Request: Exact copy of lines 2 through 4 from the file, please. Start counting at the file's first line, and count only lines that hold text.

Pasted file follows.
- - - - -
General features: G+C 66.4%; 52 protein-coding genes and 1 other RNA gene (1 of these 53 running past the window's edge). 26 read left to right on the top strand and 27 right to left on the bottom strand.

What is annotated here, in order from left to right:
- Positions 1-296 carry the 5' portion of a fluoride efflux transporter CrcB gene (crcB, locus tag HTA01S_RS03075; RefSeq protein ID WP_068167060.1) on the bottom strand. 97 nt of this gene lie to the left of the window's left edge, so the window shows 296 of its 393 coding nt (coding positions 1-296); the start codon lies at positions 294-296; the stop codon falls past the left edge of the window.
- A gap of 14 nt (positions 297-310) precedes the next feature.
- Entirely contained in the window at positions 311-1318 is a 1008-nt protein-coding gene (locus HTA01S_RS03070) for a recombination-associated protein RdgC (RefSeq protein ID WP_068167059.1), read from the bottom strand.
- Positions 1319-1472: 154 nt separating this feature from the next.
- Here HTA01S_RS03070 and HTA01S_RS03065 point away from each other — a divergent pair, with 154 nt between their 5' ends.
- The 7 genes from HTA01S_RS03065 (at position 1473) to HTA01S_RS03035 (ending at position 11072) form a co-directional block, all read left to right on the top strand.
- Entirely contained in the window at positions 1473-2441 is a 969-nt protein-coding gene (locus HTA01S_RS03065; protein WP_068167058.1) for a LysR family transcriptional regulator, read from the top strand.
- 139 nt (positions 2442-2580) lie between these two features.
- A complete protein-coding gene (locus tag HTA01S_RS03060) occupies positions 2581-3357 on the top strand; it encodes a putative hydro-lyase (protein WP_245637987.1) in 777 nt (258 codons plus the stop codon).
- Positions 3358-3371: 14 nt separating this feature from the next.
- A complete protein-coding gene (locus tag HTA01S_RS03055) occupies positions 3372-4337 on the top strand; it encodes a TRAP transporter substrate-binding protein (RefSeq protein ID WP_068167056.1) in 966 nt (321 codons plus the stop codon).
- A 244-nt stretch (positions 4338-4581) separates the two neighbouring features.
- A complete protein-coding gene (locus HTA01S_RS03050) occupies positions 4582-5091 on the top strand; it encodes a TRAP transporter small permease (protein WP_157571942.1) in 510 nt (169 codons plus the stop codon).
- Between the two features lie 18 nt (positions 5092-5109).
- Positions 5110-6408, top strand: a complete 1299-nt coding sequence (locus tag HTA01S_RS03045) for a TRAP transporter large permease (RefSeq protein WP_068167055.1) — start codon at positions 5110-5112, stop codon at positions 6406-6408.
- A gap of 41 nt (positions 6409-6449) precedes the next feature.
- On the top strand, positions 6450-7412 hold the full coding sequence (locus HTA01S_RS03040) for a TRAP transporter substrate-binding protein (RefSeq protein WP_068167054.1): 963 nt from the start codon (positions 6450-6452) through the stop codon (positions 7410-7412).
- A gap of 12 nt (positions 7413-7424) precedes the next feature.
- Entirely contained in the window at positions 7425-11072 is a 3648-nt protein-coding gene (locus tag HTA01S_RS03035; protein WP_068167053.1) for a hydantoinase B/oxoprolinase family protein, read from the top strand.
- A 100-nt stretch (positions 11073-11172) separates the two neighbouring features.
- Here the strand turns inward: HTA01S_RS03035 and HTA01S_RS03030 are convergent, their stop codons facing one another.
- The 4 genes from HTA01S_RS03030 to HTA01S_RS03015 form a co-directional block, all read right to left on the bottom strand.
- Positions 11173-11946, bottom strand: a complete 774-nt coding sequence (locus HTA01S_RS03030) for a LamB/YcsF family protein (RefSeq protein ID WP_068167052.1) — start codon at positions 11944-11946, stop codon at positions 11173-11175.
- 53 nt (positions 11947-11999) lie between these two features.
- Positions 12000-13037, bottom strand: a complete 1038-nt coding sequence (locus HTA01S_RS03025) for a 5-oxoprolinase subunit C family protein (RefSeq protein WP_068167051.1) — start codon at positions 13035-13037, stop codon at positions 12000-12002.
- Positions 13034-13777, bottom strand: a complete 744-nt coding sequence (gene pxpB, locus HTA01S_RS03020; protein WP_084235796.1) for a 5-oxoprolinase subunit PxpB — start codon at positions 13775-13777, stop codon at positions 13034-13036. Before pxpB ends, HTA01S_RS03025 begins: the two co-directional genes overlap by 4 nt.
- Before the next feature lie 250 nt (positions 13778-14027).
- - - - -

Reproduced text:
What is annotated here, in order from left to right:
- Positions 1-296 carry the 5' portion of a fluoride efflux transporter CrcB gene (crcB, locus tag HTA01S_RS03075; RefSeq protein ID WP_068167060.1) on the bottom strand. 97 nt of this gene lie to the left of the window's left edge, so the window shows 296 of its 393 coding nt (coding positions 1-296); the start codon lies at positions 294-296; the stop codon falls past the left edge of the window.
- A gap of 14 nt (positions 297-310) precedes the next feature.